Africa: Rudolf Amenga-Etego, 40, Accra, Ghana Visionary public interest lawyer Rudolf Amenga-Etego of Ghana has gained international recognition for suspending a major water privatization project backed by the World Bank. The devastating plan would further impede access to clean drinking water, a crisis linked to high rates of disease in low-income communities. The privatization would also place an especially harsh burden on Ghanaian girls, whose school work suffers because they literally shoulder the responsibility of providing water for their families.

Asia: Rashida Bee, 48, and Champa Devi Shukla, 52, Bhopal, India Despite their poverty and poor health due to toxic gas exposure, Bee and Shukla have emerged as leaders in the international fight to hold Dow Chemical accountable for the infamous 1984 Union Carbide gas leak in Bhopal, India that killed 20,000 and left more than 150,000 seriously injured. (Union Carbide became a wholly owned subsidiary of Dow in 1999.) They organized the first global hunger strike to draw international attention to Dow's deadly legacy and traveled the world to protest at Dow shareholder meetings. Now on the 20th anniversary of the disaster, Bee and Shukla are plaintiffs in a class action suit demanding a clean up of the noxious factory site and damages to cover medical monitoring and costs incurred from years of soil and water contamination.

South and Central America: Libia Grueso, 43, Buenaventura, Colombia In a major victory for the Afro-Colombian civil rights movement, social worker and activist Libia Grueso secured more than 5.9 million acres (24,000 km²) in territorial rights for the country's black rural communities, including those in Colombias lush Pacific rainforest. Years of armed conflict, rapacious development and the narcotics industry have displaced Afro-Colombians and created an ecological catastrophe. Despite life-threatening circumstances, Grueso's brave work passing Law 70, historic legislation that officially grants Afro-Colombians territorial rights on lands they have populated for hundreds of years, gives hope to this environmental justice struggle.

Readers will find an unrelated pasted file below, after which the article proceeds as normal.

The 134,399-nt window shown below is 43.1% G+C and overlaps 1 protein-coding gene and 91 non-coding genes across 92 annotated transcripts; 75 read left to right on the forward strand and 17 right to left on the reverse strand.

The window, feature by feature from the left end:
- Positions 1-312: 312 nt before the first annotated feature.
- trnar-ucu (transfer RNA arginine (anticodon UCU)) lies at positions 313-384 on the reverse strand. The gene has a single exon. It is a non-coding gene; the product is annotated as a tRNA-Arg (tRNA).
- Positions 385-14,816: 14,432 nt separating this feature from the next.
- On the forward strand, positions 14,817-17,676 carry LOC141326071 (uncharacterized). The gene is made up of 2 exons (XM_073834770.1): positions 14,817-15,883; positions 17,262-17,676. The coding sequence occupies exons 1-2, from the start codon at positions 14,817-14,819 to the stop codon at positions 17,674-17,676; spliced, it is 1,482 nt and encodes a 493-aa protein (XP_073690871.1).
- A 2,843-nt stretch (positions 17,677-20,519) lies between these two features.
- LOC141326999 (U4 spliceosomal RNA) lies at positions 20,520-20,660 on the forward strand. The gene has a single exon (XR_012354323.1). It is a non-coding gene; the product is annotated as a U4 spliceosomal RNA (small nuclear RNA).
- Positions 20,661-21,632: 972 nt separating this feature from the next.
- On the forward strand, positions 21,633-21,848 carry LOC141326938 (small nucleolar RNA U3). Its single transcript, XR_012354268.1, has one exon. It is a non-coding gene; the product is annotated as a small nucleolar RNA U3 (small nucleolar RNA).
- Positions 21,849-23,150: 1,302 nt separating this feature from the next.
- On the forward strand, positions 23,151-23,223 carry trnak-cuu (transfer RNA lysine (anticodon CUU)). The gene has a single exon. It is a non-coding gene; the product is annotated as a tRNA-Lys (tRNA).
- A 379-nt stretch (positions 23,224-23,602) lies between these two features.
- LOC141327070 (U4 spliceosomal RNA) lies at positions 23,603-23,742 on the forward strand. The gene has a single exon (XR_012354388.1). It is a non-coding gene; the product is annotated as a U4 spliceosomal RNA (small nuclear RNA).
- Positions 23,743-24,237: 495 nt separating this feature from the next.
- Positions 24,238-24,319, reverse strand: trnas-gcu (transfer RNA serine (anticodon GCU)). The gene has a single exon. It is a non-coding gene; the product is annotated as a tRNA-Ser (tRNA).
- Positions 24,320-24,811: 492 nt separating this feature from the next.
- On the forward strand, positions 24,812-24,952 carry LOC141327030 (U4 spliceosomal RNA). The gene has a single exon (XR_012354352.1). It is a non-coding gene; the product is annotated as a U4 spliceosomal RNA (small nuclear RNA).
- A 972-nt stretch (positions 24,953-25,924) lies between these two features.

Europe: Manana Kochladze, 32, Tbilisi, Georgia British Petroleum is leading an international consortium, which includes California-based Unocal, for the construction of the $3 billion BTC project that would establish the largest pipeline in the world, crossing through Georgia, a country mired in poverty and political instability since gaining independence from Russia in 1991. For the U.S., the pipeline is a way to tap oil reserves in former Soviet states while bypassing Iran and Russia. But the route would run through a national park and pristine mountain gorge, home to Georgia's commercially prized mineral water and one of the few successful enterprises in Georgia's economy. Kochladze's fearless tenacity in the face of widespread government corruption and multinational industry interests has won critical concessions to protect local villagers and the environment and has forced a thorough examination of the project's environmental and health impact.

Islands and Island Nations: Demetrio do Amaral de Carvalho, 37, Dili, East Timor Demetrio do Amaral de Carvalho is a founding father and environmental hero of East Timor, the world's newest nation. A former resistance leader during the Indonesian occupation, de Carvalho is largely credited for spearheading the progressive inclusion of environmental justice tenets in East Timor's constitution. These principles will play a critical legal and symbolic role in guiding sustainable management of the island's rainforests, coral reefs and vast oil and gas reserves.